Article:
Variety's Scores

For 8,452 reviews, this publication has graded:
  • 53% higher than the average critic
  • 3% same as the average critic
  • 44% lower than the average critic
On average, this publication grades 1.9 points lower than other critics. (0-100 point scale)
Average Movie review score: 60
Highest review score: 100 Being John Malkovich
Lowest review score: 0 Divorce: The Musical
Score distribution:
8,452 movie reviews
  1. The serious subject of forced female circumcision becomes the stuff of predictable melodrama in God's Sandbox.
  2. Tendency to go for art rather than action, and a leisurely pace that isn't bolstered by much dialogue or food for thought.
    • 44 Metascore
    • 40 Critic Score
    Reeves, with his beguilingly blank face and loose-limbed, happy-go-lucky physical vocabulary, and Winter, with his golden curls, gleefully good vibes and 'bodacious' vocabulary, propel this adventure as long as they can.
  3. Aiming to join the Jerry Bruckheimer/Michael Bay school of American movie war games, Stealth is just too dumb to make the grade.
  4. This overlong march will bore all but the most nobly patriotic.
  5. An exercise in bad taste that takes itself just seriously enough to be offensive.
  6. Fails to get off the ground due to a by-numbers script and dodo-ugly character design.
  7. Dramatically pallid and unconvincing. Despite being written for her, the director's "Irma Vep" muse Maggie Cheung seems oddly miscast here and is ill-served by an emotionally underpowered screenplay that rarely gets beneath the surface of the character's problems.
  8. Refreshing strokes of science-fact in the early sections give way to action strictly from the Ridley Scott-James Cameron playbook, but without a powerful helmer behind the camera or a memorable cast in front.
  9. As a cautionary drama on the price of fame, Undiscovered could not tread on more exhaustively discovered territory, and the result is a reel-by-reel trail of cliches.
  10. Despite Almereyda's strong following in arthouse circles, William Eggleston in the Real World --which requires patient if not repeat viewing -- will probably not venture far into it.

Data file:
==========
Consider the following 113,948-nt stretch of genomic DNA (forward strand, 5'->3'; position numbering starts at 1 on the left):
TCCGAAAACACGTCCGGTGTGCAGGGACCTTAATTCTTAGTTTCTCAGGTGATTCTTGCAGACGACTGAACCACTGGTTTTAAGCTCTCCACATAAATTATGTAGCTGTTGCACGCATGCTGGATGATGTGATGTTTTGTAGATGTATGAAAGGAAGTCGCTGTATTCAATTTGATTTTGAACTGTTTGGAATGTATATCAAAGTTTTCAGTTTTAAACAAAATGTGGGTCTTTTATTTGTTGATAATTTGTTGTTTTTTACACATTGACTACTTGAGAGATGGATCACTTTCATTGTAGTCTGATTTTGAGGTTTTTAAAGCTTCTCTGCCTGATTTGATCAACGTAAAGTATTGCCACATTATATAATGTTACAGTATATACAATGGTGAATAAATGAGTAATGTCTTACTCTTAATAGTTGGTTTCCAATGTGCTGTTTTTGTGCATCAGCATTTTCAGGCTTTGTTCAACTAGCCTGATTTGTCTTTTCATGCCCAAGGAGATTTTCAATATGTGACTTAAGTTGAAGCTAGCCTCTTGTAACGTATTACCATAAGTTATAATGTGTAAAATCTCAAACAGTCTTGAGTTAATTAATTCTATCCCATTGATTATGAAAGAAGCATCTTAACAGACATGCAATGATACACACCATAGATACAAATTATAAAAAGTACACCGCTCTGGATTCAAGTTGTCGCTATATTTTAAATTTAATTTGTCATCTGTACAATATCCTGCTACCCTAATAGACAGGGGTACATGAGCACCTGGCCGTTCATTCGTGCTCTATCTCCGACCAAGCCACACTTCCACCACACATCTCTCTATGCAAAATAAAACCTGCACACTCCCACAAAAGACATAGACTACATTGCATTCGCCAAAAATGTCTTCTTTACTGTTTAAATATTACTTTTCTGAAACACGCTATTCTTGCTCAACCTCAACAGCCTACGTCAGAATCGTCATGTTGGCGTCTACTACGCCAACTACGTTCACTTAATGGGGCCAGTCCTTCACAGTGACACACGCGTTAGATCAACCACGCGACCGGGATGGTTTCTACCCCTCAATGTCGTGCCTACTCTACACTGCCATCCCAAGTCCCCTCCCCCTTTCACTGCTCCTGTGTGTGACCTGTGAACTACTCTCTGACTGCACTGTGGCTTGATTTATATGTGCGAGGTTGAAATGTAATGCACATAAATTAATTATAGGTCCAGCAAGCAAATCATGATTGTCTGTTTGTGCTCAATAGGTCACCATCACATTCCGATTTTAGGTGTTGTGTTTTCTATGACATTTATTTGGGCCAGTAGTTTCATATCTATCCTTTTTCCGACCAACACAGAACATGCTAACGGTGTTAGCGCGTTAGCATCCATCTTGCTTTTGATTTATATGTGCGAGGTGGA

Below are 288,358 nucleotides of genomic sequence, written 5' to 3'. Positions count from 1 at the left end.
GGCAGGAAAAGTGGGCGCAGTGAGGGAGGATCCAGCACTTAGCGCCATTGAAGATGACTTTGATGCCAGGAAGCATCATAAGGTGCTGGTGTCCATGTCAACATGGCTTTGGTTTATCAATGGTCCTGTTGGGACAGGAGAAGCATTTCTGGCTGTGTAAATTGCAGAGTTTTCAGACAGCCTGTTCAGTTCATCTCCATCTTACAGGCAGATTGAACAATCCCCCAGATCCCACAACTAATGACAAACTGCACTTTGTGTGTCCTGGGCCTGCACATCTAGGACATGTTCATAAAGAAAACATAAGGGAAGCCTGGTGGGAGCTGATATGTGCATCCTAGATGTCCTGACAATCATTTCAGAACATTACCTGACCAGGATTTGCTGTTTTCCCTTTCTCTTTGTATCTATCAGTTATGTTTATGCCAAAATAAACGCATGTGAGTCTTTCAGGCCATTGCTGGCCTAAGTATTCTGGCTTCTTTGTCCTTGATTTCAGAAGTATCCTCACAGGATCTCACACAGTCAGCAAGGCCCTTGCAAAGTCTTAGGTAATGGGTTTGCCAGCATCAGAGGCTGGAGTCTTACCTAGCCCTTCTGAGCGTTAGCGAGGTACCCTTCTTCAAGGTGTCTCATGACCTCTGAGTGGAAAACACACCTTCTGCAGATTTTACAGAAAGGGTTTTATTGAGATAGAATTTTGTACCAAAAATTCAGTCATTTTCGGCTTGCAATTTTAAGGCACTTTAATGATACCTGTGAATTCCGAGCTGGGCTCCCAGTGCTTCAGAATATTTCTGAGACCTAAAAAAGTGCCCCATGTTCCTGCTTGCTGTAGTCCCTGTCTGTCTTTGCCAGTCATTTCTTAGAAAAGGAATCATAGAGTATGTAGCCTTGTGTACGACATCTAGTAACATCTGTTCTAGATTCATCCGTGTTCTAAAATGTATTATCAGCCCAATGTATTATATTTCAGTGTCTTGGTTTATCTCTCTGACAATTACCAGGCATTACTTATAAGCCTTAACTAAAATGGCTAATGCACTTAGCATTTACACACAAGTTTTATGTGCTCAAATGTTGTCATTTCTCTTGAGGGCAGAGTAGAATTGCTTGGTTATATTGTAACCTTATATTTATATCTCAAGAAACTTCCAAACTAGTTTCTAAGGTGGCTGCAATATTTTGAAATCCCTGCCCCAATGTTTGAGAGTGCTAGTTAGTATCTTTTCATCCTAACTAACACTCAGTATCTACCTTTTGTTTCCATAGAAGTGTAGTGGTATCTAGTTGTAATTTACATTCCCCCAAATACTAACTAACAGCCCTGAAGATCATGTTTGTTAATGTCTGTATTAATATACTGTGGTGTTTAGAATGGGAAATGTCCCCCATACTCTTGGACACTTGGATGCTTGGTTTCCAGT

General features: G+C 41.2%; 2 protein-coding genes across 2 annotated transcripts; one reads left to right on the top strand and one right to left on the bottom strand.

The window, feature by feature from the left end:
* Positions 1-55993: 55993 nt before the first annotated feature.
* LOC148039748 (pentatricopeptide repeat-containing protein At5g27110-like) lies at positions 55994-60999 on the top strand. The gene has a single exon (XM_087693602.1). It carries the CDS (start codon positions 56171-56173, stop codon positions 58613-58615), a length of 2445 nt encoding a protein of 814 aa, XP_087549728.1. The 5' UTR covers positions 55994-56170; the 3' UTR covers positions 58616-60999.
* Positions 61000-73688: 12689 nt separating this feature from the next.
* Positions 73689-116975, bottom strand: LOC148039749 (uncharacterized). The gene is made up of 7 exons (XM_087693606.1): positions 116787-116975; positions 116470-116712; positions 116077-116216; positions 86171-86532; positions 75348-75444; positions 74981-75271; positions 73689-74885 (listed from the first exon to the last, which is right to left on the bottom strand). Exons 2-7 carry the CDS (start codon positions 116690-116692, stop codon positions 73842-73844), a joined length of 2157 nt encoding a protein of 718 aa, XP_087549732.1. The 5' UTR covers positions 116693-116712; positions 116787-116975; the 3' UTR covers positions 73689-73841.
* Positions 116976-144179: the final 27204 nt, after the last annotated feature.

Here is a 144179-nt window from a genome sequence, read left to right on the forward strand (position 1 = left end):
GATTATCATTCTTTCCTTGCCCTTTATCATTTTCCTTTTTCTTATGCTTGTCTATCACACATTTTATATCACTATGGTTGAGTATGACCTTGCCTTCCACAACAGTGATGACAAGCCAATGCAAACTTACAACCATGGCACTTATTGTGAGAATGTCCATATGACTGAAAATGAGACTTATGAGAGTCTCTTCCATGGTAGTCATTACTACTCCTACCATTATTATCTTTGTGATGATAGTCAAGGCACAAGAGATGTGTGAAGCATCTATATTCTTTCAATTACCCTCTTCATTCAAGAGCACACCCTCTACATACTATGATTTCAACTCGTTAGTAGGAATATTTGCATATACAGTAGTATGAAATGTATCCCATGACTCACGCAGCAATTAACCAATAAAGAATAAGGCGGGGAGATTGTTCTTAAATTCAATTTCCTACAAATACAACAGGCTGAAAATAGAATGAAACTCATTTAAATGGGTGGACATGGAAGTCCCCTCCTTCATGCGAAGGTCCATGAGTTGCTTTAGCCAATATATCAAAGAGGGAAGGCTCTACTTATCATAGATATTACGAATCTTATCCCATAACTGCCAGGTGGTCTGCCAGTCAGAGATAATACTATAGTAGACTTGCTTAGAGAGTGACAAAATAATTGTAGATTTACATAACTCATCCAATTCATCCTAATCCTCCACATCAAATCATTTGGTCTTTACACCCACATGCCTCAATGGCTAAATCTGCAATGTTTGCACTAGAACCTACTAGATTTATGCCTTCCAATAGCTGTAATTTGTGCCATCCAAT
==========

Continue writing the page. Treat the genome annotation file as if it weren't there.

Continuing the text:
11. Inspiration is running thin in comedian Margaret Cho's fourth concert film, a routine stand-up set that compares poorly to her oft-hilarious first two.
  12. A classic case of overreaching, Steal Me boasts unorthodox camera angles, dramatic shifts in its palette and a generally adventurous visual style. What it lacks is believable dialogue, credible relationships and a serious foundation for its overripe psychology.
  13. Pic's quirky-for-quirky's-sake antics are neither particularly coherent nor enjoyably incoherent.
  14. A string of scenes in search of a movie.
  15. Not a thriller so much as an extremely violent swimsuit calendar, the lushly lensed but dramatically waterlogged Into the Blue is too infatuated with its scantily clad stars to make sense of all the drug dealers, boat looters and bloodthirsty sharks trying to hunt them down.
  16. Conspicuously underwhelming.
    • 56 Metascore
    • 40 Critic Score
    Item may draw curious women looking to cool their heels, say, while out shopping, but straight men can be expected to stay away in droves and Jaglom regulars will probably wait for the DVD.
  17. Emerges as an overproduced novelty pic that looks and feels more like a company promo reel than an engaging piece of storytelling.
  18. An honorable but failed attempt to dramatize the dynamics that propel a basically good man to become a suicide bomber, The War Within contains provocative points inside a dull package.
  19. Brimming with fanciful ideas about life, romance and the rejuvenating power of music, Sueno sings a lovely tune but chokes on its own banal lyrics.
  20. The wait for laughs lasts the entire length of Waiting ..., first feature from writer-director Rob McKittrick that aims to be a "Clerks"-type comedy set in a chain restaurant but ends up somewhere below a "Porky's" sequel.
  21. Comes off as lame and unfocused as its draggy dramatis personae.
  22. Satisfying neither as character study nor as straight-ahead actioner.
  23. Unfortunately, interest lags between the grisly deaths, and, worse, none of the characters generates rooting interest.
  24. An ultra-arty "The Sixth Sense" that deliberately inhibits comprehension of the story until the very end -- and arguably continues to inhibit it even then -- pic features certifiably talented people on both sides of the camera collaborating on a project that probably shouldn't have been undertaken in the first place.
  25. Josh Stolberg launches a scalding attack on the stodgy conservatism of the American public school system, only to end up stacking the deck in egregiously smirky and simple-minded ways.
  26. Instead, director Jon Turteltaub has taken the easiest road, emerging with a soppy, soft-headed disease-of-the-week-style piece that sentimentalizes or opts out of every interesting issue the script raises.
  27. But Foster is unable to give the episodic, fragmented film a coherent feel; her prosaic, sometimes irritating picture proceeds scene by scene, with the requisite climaxes and anticlimaxes along the bumpy road.
  28. Much of the film plays awkwardly, its tone veering undecidedly between volatile drama and contemplative psychological study.

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